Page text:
THE HENRY IRVING SHAKESPEARE.
[To THE EDITOR OF THE "SPECTATOR."] SIR,—In your number of March 16th, there is a short notice of Vol. IV. of "The Henry Irving Shakespeare," in the course of which your critic finds fault with two foot-notes in one of the Dogberry scenes in Much Ado About Nothing (Act iv., Scene 2). The first is the explanation of "exhibition," "used. blunderingly for 'permission." If your critic had referred' to the notes at the end of the play, he would have found the reason for giving this explanation of the word. In the- Variorum Edition of Shakespeare, 1821, Steevens explains- " exhibition," "to examine," as a mistake for "examina- tion," "to exhibit," an explanation which did not satisfy me, for the reasons stated in my note 312. It seemed to. me more probable that Verges, the speaker, knew the meaning of " exhibition " common in Shakespeare's time— viz., "an allowance (of money),"—and that he used the word here simply in the mistaken sense of " allowance " or "per- mission." This appeared to me a more likely explanation than that given by Steevens ; but, of course, I may be wrong. The second foot-note in the same scene to which your critic- objects is "burglary," "a blunder for perjury." A few lines above, Dogberry had used the right word, "perjury," so. that the blunder here seems rather an unnecessary one, and might easily be mistaken for a misprint. It happens that " burglary " occurs only in this one passage in Shakespeare, and, therefore, is amongst the Hapax Legomena. It is most important that, in the case of such words used only once, if they are used in other than the ordinary sense of the word, the fact should be recorded. Your critic goes on to say that such notes would be "an affront even in a school edition." If I have been guilty of this affront, at any rate in one case I sin in good company, for I suppose that your critic would not say that the " Variorum " Shakespeare was intended for schoolboys.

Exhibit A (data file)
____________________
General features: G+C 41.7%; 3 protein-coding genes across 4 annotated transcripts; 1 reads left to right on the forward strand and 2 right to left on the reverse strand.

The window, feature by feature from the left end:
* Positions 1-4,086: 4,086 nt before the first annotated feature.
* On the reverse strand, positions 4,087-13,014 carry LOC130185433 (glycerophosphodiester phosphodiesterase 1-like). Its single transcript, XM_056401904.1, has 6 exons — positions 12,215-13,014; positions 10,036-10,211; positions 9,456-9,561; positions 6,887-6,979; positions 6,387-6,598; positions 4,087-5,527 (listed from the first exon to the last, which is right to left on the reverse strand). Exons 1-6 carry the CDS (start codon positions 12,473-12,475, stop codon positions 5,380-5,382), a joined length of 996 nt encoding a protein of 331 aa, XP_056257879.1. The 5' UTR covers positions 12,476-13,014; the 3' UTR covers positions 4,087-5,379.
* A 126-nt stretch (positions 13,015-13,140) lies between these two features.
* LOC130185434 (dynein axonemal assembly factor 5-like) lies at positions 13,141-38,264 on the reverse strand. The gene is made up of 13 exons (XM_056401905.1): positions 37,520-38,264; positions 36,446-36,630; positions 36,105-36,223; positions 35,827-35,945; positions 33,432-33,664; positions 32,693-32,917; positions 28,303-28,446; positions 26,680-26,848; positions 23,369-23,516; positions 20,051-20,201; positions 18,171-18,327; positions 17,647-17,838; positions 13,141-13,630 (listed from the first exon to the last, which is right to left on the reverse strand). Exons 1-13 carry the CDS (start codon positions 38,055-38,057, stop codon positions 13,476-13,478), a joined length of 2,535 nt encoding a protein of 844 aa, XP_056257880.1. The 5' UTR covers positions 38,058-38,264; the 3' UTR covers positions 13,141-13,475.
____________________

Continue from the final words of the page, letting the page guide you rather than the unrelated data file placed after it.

The object of these foot-notes was fully explained in the preface to Vol. I., and if your critic would kindly read that preface, he would not waste his time in finding fault with what is really the most trivial and least important feature of the edition, but might give me the advantage of his erudition and of his intimate acquaintance with Shakespeare on more im- portant points, for which I should be much obliged.—I am, Sir, &c., Folkestone, March 27th. FRANK A. MARSHALL. [We still think that the reader might have been better left to enjoy the fun by himself.—ED. Spectator.]